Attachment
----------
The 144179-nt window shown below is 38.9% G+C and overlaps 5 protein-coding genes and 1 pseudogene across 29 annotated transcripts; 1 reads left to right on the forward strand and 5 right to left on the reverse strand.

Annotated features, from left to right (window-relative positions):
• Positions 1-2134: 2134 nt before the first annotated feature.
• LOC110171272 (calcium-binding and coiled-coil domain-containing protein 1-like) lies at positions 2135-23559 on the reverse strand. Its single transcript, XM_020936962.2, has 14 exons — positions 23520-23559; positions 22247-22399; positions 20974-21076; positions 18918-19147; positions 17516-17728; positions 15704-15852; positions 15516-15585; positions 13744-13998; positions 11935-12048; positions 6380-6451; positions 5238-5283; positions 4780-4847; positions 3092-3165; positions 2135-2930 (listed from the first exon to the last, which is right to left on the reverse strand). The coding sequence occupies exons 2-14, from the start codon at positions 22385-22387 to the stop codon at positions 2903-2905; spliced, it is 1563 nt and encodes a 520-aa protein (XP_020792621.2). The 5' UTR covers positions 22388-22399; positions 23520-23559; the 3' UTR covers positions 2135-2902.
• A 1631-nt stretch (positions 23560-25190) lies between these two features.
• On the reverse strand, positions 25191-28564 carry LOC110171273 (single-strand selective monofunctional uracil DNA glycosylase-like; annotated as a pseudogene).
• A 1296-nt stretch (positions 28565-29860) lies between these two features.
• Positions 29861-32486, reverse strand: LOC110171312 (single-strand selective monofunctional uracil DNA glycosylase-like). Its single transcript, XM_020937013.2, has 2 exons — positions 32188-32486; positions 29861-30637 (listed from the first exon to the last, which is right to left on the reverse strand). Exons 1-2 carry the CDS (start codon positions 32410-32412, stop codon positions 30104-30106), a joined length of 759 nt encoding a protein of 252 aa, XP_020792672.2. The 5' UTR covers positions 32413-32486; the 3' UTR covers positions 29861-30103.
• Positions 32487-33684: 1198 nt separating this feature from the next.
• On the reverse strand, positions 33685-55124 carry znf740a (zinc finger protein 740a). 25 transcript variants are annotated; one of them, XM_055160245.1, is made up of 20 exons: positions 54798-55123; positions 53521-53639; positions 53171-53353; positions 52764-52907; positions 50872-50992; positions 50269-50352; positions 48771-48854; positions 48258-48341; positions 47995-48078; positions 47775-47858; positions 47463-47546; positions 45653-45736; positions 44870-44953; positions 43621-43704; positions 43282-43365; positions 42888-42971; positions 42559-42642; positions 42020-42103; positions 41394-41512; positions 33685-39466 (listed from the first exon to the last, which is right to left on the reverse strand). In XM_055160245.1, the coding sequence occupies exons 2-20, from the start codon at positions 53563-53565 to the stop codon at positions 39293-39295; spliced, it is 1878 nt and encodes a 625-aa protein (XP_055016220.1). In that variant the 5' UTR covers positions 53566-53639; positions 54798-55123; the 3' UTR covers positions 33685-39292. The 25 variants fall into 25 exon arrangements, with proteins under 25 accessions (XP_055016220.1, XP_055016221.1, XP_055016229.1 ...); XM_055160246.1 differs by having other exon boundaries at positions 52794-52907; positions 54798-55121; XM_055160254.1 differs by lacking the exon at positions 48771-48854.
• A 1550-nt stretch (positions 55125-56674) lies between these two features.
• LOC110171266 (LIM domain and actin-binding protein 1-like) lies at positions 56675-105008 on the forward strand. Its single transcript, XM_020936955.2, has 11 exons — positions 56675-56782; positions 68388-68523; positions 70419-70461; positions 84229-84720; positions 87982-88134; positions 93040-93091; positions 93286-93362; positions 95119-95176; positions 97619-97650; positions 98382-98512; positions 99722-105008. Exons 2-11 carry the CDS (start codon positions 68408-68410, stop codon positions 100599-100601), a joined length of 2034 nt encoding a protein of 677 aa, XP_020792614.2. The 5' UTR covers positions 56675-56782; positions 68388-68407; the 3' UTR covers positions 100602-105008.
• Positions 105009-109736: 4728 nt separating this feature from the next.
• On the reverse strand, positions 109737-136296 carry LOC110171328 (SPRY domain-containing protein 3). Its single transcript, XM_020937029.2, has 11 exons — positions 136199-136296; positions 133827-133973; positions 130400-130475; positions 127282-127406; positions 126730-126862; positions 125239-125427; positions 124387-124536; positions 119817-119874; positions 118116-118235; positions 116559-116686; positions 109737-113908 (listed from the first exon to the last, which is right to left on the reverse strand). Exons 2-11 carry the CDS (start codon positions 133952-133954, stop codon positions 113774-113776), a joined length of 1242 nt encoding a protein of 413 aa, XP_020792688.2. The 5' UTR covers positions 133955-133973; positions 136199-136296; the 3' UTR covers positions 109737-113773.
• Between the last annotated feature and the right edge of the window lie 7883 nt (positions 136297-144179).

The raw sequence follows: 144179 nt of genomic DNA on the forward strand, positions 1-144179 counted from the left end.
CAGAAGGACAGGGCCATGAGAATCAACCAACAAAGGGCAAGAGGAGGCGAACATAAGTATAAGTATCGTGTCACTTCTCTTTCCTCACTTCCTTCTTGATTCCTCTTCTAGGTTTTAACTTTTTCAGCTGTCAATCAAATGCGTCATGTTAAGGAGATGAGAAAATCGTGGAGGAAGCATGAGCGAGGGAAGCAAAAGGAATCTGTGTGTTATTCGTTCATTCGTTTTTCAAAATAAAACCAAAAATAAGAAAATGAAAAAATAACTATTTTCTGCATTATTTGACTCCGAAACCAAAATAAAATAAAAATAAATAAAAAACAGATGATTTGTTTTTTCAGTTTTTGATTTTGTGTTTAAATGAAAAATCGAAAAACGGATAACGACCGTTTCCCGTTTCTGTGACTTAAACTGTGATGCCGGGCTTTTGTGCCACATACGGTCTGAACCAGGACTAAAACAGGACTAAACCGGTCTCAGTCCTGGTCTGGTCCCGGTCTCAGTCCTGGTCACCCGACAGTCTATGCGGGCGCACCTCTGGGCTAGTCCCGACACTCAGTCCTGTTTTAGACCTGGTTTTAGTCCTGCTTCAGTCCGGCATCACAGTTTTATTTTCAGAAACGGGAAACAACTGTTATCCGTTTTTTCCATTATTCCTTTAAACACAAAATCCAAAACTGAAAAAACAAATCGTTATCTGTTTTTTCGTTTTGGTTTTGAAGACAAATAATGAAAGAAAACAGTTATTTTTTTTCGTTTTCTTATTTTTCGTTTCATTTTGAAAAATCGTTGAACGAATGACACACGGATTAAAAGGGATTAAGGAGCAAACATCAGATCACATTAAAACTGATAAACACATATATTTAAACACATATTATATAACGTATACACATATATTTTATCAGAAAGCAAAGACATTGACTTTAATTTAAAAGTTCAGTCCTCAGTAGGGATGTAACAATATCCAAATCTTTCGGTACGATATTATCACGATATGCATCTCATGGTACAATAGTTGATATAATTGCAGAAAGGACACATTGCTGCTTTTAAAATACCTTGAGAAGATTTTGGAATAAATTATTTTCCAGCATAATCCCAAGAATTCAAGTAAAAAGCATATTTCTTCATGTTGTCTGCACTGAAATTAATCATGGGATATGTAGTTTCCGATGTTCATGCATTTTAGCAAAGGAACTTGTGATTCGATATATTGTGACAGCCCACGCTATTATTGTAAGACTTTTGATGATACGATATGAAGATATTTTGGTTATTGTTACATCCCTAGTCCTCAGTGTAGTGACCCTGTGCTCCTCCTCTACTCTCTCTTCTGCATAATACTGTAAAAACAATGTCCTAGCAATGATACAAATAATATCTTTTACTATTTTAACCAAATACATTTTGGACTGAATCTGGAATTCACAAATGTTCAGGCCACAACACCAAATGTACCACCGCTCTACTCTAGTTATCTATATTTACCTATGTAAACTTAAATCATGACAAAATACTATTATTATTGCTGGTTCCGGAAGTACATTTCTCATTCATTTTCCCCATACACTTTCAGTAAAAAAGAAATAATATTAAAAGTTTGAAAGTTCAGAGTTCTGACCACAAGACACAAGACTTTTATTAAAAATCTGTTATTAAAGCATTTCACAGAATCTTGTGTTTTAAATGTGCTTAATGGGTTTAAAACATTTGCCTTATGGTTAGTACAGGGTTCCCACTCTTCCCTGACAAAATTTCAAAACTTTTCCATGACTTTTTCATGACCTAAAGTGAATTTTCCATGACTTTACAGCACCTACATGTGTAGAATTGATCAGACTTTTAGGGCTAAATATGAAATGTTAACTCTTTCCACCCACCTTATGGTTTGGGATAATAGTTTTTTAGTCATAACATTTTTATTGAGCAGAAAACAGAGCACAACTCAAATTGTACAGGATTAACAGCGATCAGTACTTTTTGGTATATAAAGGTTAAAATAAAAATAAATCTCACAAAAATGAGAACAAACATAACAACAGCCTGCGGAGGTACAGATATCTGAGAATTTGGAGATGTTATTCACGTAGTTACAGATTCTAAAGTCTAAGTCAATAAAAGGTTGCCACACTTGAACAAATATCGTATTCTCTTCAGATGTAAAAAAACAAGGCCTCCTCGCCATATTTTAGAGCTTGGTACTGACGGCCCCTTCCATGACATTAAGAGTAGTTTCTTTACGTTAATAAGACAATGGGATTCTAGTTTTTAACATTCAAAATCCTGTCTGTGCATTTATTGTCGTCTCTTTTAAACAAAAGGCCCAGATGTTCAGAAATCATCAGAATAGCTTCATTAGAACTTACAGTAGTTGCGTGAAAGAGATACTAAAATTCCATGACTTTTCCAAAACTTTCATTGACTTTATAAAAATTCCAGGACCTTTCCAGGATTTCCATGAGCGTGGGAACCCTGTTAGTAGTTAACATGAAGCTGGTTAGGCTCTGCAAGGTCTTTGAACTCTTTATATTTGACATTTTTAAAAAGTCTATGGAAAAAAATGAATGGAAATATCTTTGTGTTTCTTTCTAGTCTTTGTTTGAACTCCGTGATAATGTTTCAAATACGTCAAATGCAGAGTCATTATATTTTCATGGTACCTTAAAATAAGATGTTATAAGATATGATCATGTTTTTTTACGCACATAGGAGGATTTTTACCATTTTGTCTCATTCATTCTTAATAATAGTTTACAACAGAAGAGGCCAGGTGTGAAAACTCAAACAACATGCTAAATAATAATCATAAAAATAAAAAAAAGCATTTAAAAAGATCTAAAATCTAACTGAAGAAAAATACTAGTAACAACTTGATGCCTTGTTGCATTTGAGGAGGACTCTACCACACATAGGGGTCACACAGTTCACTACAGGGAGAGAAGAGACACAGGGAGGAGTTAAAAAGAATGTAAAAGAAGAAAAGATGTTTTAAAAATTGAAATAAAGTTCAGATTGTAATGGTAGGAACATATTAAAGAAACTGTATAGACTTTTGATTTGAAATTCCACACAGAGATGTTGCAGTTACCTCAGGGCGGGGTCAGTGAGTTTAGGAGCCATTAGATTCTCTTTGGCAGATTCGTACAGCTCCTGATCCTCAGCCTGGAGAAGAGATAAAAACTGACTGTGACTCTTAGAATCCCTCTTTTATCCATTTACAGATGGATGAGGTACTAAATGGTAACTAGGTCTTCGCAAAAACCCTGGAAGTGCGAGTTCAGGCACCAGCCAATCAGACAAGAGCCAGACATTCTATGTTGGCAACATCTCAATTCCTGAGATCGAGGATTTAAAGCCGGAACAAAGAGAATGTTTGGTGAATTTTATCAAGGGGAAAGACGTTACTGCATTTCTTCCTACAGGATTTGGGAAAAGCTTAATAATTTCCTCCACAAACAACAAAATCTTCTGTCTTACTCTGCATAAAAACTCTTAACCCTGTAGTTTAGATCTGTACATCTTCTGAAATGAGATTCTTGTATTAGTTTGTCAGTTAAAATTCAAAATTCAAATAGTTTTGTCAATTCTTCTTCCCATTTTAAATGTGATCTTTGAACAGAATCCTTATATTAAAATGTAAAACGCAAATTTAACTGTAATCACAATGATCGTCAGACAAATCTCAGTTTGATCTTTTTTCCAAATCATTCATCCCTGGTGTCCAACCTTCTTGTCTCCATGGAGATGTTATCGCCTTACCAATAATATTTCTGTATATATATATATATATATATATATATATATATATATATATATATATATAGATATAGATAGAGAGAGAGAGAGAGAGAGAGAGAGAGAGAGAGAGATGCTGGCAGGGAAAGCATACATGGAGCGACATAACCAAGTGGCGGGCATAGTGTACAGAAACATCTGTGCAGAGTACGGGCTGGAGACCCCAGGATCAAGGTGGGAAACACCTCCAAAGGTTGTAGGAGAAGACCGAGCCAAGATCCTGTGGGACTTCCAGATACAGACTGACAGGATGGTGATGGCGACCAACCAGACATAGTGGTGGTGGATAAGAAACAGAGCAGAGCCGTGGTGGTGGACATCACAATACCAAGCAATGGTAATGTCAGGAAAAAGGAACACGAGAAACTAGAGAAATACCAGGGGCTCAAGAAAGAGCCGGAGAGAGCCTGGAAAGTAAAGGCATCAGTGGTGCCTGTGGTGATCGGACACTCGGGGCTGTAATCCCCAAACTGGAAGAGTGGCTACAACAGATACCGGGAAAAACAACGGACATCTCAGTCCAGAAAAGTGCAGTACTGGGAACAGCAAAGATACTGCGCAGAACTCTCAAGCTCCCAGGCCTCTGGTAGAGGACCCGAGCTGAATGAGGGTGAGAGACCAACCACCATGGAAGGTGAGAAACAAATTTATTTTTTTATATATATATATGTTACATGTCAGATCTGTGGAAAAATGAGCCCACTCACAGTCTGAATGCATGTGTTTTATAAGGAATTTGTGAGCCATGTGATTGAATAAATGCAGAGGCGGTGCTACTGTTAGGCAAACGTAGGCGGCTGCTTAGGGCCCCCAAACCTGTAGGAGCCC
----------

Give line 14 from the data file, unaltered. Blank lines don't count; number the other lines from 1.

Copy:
• On the reverse strand, positions 109737-136296 carry LOC110171328 (SPRY domain-containing protein 3). Its single transcript, XM_020937029.2, has 11 exons — positions 136199-136296; positions 133827-133973; positions 130400-130475; positions 127282-127406; positions 126730-126862; positions 125239-125427; positions 124387-124536; positions 119817-119874; positions 118116-118235; positions 116559-116686; positions 109737-113908 (listed from the first exon to the last, which is right to left on the reverse strand). Exons 2-11 carry the CDS (start codon positions 133952-133954, stop codon positions 113774-113776), a joined length of 1242 nt encoding a protein of 413 aa, XP_020792688.2. The 5' UTR covers positions 133955-133973; positions 136199-136296; the 3' UTR covers positions 109737-113773.